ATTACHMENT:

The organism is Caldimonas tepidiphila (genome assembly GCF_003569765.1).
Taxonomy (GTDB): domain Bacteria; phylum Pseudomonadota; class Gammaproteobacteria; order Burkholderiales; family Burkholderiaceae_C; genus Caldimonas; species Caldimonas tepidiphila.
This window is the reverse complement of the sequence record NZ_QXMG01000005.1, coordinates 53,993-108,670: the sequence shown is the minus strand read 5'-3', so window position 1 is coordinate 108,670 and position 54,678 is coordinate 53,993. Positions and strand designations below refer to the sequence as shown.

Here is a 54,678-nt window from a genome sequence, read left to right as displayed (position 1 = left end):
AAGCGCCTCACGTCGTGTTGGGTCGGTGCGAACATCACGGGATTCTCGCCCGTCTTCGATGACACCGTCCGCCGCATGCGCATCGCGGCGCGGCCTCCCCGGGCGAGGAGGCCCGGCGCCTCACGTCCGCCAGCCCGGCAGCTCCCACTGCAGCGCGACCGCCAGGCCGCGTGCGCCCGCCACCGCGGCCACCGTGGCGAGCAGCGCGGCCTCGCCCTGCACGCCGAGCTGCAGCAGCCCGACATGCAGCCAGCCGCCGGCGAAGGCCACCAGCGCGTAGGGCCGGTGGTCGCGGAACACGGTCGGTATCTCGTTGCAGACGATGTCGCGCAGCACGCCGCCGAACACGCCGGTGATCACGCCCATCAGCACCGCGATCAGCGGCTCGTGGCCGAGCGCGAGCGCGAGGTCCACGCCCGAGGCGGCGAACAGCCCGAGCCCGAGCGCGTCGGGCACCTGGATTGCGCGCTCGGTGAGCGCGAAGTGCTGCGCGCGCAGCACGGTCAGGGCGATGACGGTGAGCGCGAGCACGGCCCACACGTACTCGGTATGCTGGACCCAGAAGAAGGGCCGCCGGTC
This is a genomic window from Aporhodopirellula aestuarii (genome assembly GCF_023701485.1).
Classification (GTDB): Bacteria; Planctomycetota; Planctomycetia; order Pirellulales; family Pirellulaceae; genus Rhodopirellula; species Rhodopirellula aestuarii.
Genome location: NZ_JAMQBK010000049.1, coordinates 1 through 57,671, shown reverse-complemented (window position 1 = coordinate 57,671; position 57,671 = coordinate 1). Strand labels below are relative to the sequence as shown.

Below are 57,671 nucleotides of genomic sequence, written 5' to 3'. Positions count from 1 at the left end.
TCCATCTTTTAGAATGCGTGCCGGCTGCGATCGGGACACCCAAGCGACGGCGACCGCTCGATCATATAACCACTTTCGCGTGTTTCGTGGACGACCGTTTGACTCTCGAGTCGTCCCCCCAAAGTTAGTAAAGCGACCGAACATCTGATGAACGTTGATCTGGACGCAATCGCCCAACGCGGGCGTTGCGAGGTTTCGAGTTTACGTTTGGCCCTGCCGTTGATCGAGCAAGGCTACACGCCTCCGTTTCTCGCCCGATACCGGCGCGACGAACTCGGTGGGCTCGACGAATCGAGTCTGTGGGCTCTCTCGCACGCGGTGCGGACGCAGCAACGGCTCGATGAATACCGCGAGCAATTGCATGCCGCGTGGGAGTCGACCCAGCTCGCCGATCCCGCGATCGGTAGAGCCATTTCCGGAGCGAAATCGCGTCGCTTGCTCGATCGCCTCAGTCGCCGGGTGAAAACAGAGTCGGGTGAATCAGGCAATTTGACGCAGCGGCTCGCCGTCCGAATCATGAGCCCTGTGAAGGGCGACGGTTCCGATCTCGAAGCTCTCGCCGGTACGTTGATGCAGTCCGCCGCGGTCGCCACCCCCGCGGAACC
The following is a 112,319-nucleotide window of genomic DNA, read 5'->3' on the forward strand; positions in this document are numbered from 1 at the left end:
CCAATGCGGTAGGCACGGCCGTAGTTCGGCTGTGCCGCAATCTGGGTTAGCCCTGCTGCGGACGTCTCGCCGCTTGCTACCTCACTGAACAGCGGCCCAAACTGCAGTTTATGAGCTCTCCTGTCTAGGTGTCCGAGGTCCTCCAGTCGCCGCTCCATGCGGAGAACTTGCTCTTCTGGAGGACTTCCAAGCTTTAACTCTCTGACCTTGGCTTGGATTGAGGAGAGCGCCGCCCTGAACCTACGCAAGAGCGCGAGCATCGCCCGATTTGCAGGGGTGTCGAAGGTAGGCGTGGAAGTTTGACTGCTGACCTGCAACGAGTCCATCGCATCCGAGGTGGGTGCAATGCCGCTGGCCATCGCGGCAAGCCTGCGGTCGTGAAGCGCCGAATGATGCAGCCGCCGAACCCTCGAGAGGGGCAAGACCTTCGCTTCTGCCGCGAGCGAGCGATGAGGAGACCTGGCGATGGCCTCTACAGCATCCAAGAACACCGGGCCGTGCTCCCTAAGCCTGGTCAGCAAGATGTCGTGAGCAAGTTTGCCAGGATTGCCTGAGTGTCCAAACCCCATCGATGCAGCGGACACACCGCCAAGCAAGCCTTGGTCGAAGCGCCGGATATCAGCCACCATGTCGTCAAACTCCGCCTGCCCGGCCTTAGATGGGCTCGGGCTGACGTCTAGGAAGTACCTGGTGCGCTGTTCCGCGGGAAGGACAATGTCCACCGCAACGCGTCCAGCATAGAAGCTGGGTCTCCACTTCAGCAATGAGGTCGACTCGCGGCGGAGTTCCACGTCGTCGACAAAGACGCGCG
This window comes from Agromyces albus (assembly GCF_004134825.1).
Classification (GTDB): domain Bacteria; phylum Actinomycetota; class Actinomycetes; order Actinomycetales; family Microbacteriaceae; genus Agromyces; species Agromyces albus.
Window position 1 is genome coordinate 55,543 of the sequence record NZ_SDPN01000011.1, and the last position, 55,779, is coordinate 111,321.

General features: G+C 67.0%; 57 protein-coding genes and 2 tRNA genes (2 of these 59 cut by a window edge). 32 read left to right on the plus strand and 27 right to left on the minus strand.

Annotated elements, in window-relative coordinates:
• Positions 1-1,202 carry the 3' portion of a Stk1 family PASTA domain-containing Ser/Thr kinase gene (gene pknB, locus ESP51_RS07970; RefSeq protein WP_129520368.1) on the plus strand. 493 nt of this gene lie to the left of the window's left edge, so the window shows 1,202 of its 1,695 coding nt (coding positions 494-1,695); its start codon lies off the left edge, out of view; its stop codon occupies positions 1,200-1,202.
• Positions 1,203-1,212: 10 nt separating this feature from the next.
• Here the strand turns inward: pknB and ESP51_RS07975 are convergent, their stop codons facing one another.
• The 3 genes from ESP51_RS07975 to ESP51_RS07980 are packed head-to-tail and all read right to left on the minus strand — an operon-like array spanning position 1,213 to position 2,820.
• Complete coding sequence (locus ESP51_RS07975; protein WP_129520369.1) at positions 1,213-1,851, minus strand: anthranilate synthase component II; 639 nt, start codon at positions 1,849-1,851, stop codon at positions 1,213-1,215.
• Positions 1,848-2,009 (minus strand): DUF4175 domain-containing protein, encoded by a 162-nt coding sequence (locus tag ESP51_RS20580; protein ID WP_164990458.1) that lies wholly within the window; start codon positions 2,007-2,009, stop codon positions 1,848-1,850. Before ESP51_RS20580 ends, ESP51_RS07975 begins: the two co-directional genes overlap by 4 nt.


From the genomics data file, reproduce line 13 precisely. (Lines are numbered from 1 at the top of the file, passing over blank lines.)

This window comes from Agromyces albus (assembly GCF_004134825.1).